A British Asian player says he was called a terrorist by a team-mate, but felt unable to speak out at the time for fear of being branded a “troublemaker”.
Maziar Kouhyar moved with his family to Birmingham as an infant seeking asylum from Afghanistan and signed professionally for Walsall in 2016.
Kouhyar says he holds the club in high regard for giving him a chance in the professional game, but alleges he was subjected to abuse from very early on in his time there.
“I laughed it off, but he said it again. When he said it again, I commented back something like ‘you’re forcing the laughter now’ or ‘you’ve already tried once, don’t try it again’ – just something to make people laugh at him.
“He didn’t like that. We started pushing each other and the players split us up. A member of staff was there while all this happened, and heard it all and saw it all.
“So I expected I’d get called into the office maybe after training to see if I was alright, maybe the player would have some sanctions, but it never got mentioned again.
“I didn’t want to bring anything up. I was trying to get into the first team and get more minutes, so I didn’t want to cause any bad blood, any trouble that would stop me from playing, so I didn’t mention anything either, even though it was hurtful to me.
Kouhyar’s comments come as a new research from sports and entertainment business Beyond Entertainment and the Football Supporters’ Association is published.
A Savanta survey of more than 2,000 people found only 29.1 per cent believed the football industry was doing enough to bring more British Asian people into the sport at professional level.
Just 13 per cent felt racism towards British Asians was treated seriously enough by the football industry.
Greg Clarke’s comments about South Asians and their “career preferences” – highlighting how many worked in the Football Association’s IT department – caused outrage and he has since resigned as the governing body’s chairman.
Kouhyar, who said Clarke’s comments were “outdated” and hoped they would open the debate over British Asian participation in the game, recalled other comments which were directed at him during his time at the club.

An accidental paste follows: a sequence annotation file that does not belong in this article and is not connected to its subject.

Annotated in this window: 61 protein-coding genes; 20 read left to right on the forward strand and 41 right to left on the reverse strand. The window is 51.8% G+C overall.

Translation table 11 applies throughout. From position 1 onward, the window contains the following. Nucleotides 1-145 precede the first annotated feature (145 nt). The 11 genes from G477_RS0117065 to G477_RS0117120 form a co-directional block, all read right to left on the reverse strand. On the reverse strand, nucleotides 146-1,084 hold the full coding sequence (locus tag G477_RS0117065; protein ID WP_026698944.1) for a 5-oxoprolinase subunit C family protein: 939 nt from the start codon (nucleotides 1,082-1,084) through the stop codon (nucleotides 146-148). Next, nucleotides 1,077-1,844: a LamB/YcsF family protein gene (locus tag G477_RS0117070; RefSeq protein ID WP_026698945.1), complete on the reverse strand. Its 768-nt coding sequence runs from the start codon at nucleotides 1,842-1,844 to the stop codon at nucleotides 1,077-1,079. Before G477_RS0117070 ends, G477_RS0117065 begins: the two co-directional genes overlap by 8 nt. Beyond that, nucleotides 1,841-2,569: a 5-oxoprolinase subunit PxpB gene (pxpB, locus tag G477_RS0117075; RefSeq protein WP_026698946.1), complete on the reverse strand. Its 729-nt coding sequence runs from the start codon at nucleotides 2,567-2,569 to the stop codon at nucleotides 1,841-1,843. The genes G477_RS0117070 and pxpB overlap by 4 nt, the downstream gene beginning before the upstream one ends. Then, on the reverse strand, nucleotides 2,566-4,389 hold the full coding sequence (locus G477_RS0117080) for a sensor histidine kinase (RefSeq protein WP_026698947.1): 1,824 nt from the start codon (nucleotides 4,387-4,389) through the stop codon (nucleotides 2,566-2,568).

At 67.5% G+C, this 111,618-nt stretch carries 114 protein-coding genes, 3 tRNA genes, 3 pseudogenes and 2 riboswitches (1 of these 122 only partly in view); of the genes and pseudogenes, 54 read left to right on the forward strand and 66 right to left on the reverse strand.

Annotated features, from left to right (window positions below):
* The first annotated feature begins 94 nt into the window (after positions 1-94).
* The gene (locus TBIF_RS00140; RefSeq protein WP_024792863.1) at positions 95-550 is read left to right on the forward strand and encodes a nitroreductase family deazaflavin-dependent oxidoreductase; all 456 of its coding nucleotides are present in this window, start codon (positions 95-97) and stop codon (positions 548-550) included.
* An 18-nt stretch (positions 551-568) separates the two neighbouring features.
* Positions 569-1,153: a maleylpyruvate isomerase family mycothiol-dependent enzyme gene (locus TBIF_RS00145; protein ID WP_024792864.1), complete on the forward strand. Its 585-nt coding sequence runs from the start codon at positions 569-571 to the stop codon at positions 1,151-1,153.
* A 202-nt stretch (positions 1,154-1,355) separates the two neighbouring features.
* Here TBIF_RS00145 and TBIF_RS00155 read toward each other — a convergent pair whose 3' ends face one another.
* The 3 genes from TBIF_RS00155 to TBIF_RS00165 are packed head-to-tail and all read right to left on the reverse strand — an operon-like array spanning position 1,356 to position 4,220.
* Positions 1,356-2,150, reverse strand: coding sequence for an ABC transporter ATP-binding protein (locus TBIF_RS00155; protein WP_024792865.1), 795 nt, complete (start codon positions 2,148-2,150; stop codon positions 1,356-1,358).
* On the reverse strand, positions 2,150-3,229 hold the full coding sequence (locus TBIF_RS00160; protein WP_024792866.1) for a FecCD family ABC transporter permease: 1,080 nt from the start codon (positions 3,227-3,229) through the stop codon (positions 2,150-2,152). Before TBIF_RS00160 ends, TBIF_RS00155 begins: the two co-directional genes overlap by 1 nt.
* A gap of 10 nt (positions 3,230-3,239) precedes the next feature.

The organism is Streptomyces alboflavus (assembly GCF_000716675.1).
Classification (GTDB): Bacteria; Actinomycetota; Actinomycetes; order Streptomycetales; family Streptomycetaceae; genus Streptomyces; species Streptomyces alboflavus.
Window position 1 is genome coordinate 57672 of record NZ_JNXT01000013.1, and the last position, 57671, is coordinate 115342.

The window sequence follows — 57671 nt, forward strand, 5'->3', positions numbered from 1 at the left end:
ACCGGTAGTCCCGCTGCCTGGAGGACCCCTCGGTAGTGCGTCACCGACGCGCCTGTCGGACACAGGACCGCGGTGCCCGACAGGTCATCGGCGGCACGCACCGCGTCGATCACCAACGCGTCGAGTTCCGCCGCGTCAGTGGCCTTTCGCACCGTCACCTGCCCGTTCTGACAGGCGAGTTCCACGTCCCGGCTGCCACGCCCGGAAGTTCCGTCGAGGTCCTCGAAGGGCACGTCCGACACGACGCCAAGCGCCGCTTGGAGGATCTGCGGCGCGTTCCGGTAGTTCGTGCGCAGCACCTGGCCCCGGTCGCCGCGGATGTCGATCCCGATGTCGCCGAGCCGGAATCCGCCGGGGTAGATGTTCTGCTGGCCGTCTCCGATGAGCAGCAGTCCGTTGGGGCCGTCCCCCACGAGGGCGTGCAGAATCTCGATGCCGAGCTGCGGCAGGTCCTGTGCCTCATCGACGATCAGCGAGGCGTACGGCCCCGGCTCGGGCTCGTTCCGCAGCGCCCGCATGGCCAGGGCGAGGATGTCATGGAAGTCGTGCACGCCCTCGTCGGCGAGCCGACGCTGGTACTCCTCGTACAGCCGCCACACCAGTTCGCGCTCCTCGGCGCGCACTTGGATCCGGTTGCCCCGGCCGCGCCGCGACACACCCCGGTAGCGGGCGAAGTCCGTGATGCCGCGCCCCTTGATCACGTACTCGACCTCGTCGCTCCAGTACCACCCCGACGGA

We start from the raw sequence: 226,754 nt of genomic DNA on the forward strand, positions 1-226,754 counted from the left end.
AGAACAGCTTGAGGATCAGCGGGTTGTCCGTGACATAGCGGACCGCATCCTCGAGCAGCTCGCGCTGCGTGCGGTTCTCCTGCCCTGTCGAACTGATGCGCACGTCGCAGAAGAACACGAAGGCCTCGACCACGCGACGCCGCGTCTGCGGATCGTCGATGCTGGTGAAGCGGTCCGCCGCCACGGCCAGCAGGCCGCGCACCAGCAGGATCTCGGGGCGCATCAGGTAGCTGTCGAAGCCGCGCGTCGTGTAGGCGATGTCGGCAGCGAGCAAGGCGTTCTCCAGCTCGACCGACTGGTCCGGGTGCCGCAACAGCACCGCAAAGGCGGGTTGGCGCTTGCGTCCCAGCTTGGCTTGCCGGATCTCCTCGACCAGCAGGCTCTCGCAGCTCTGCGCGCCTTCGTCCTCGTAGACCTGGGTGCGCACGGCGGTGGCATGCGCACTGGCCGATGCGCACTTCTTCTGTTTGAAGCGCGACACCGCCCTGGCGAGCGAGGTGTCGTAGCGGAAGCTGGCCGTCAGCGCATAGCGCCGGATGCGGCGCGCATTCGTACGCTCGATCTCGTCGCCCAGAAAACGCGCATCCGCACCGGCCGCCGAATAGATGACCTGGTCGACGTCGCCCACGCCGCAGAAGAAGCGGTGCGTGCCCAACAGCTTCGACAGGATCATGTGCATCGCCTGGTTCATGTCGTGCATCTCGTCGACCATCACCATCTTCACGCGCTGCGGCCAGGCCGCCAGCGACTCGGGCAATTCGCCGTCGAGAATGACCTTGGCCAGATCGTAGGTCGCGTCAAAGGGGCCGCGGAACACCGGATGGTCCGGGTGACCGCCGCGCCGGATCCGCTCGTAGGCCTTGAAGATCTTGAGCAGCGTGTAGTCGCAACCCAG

“You have to take it on the chin. You don’t want to be the awkward one who can’t take a joke, which was how it got perceived back then.
“Now, with the Black Lives Matter movement pushing forward that kind of banter wouldn’t happen any more, people understand the implications of it. Back then, they just saw it as a joke, so I had to see it as a joke.
“I’ve never thought to speak out because I’ve always thought in my head ‘you’re going to be labelled a troublemaker’, but now seeing people like Raheem Sterling speak out about it, it’s given me the confidence to say, ‘if you’ve got a voice, you should tell your story’.”
Walsall said in a statement: “As a club we have always prided ourselves on being all inclusive.
“We have a zero tolerance policy on discrimination of any kind and would not condone any such behaviour. Even though he has now left the club we would of course like to deal with his concerns if he is able to provide specific detail.
“He was a valuable member of the club from the age 15 where he progressed through the youth ranks to earn a professional contract before sadly rupturing his anterior cruciate ligament in his knee in April 2019. Despite being out of contract in June, Maz completed his rehabilitation with the club before we parted ways in January 2020.
“Maz is one of a number of British Asian players who have followed a similar path with Walsall FC in recent years such as Netan Sansara, Malvind Benning and Jordon Sangha.”
Only 10 of the 4,000 professional players in England are from a British Asian background. Kouhyar, who has been without a club since leaving the Saddlers, believes an increase in the number of role models to aspire to could lead to exponential growth.
“If you’re going to do something you always look at someone else who’s already done it and follow their example, having more Asian players will create a domino effect,” he said.